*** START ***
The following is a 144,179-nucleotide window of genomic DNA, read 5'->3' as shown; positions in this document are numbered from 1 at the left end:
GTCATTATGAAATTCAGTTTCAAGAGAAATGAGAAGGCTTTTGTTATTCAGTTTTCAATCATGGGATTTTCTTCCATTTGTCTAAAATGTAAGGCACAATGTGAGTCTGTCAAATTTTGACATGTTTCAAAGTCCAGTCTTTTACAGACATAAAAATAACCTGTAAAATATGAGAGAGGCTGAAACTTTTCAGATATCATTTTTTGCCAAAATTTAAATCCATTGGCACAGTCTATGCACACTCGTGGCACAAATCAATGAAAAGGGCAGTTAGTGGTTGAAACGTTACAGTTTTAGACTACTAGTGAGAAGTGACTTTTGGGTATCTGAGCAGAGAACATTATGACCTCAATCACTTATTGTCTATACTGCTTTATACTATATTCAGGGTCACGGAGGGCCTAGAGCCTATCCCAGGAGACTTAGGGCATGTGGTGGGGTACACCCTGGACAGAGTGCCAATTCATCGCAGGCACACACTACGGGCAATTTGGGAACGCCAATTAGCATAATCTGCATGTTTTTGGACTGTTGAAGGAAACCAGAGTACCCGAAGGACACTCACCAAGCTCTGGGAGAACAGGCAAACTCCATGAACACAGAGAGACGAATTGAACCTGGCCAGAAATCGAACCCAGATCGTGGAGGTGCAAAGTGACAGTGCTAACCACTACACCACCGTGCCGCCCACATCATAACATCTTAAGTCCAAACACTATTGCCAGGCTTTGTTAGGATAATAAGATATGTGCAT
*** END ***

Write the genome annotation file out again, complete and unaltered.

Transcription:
The following is a 144,179-nucleotide window of genomic DNA, read 5'->3' as shown; positions in this document are numbered from 1 at the left end:
GTCATTATGAAATTCAGTTTCAAGAGAAATGAGAAGGCTTTTGTTATTCAGTTTTCAATCATGGGATTTTCTTCCATTTGTCTAAAATGTAAGGCACAATGTGAGTCTGTCAAATTTTGACATGTTTCAAAGTCCAGTCTTTTACAGACATAAAAATAACCTGTAAAATATGAGAGAGGCTGAAACTTTTCAGATATCATTTTTTGCCAAAATTTAAATCCATTGGCACAGTCTATGCACACTCGTGGCACAAATCAATGAAAAGGGCAGTTAGTGGTTGAAACGTTACAGTTTTAGACTACTAGTGAGAAGTGACTTTTGGGTATCTGAGCAGAGAACATTATGACCTCAATCACTTATTGTCTATACTGCTTTATACTATATTCAGGGTCACGGAGGGCCTAGAGCCTATCCCAGGAGACTTAGGGCATGTGGTGGGGTACACCCTGGACAGAGTGCCAATTCATCGCAGGCACACACTACGGGCAATTTGGGAACGCCAATTAGCATAATCTGCATGTTTTTGGACTGTTGAAGGAAACCAGAGTACCCGAAGGACACTCACCAAGCTCTGGGAGAACAGGCAAACTCCATGAACACAGAGAGACGAATTGAACCTGGCCAGAAATCGAACCCAGATCGTGGAGGTGCAAAGTGACAGTGCTAACCACTACACCACCGTGCCGCCCACATCATAACATCTTAAGTCCAAACACTATTGCCAGGCTTTGTTAGGATAATAAGATATGTGCAT